We observe no abuse of discretion by the district court in determining the reasonableness of Madsen's claimed fees based on this information. First, we note that the fee affidavit included the assessment of a licensed attorney that the fees were reasonable and necessary. While the district court is not required to accept such testimony, see Beckstrom v. Beckstrom. 578 P.2d 520. 523-24 (Utah 1978) (affirming fee award in amount less than that testified to by counsel and stating that trial court is "not necessarily compelled to accept such self-interested testimony"), it is certainly competent evidence of the reasonableness of the fee for purposes of rule 73 should the district court choose to accept it, particularly in light of the court's first-hand knowledge of the litigation and the other materials presented. And, even if counsel's assessment alone does not satisfy rule 73's requirement of "factors showing the reasonableness of the fees," Utah R. Civ. P. 73(b)(3), Sadleir presents no authority for the proposition that a party's failure to strictly comply with rule 73 deprives the district court of discretion to determine the reasonableness of a fee request.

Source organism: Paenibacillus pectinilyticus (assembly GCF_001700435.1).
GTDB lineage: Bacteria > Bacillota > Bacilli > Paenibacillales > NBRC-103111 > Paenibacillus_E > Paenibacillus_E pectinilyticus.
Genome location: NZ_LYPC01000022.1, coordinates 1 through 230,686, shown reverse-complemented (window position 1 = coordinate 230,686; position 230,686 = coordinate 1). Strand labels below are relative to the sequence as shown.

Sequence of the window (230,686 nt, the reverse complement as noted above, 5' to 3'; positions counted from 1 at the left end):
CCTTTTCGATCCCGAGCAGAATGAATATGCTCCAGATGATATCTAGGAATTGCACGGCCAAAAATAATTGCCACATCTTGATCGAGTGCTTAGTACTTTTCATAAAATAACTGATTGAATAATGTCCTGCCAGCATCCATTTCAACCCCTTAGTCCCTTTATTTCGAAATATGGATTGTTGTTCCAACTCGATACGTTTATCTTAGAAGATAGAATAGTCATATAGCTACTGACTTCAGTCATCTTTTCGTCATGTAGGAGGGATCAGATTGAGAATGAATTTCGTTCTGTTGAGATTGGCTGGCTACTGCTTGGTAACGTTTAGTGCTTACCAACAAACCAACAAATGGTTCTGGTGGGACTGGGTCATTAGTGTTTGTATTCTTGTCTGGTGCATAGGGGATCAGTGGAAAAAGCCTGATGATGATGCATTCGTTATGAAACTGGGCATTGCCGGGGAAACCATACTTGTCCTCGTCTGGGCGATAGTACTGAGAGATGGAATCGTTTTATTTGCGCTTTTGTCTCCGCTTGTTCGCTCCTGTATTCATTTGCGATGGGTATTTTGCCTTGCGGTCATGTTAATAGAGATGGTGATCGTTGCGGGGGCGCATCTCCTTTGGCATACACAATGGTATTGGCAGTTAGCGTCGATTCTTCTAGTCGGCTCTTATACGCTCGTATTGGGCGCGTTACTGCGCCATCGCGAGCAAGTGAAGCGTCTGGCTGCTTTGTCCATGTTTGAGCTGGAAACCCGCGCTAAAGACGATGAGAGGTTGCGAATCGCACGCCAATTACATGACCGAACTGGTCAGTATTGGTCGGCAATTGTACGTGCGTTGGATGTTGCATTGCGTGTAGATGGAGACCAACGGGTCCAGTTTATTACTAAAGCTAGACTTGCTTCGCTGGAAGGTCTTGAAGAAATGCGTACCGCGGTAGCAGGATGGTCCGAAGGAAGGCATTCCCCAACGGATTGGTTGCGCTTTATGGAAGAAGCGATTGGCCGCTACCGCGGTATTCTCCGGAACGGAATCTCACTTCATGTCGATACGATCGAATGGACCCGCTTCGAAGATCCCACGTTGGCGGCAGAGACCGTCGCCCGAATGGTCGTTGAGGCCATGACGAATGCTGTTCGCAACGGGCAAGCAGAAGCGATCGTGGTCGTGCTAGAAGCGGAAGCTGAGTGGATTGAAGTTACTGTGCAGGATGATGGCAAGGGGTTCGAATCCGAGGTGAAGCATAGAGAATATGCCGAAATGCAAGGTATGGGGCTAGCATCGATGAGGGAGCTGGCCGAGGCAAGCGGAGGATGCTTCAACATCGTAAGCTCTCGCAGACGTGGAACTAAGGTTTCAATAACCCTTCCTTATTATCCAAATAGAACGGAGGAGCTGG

Sadleir's appellate brief fails to even acknowledge the assessment of Madsen's counsel as to the reasonableness of the fees, much less argue its lack of evidentiary value. Instead, Sadleir argues that the materials Madsen presented, and in particular the attached hourly billing statement, satisfy only rule 73(b)(2)'s requirement of "a reasonably detailed description of the time spent and work performed," id. R. 73(b)(2), and as such do not satisfy rule 73(b)(3)'s separately enumerated requirement of "factors showing the reasonableness of the fees," id. R. 73(b)(3). Sadleir seems to argue that because the billing statement satisfies the express requirement of rule 73(b)(2) it cannot also serve as a factor satisfying rule 73(b)(3). Accordingly, Sadleir argues, there is no evidence that the district court considered the required factors. See generally Dixie State Bank. 764 P.2d at 990 (identifying factors for trial courts to consider in evaluating the reasonableness of fee requests).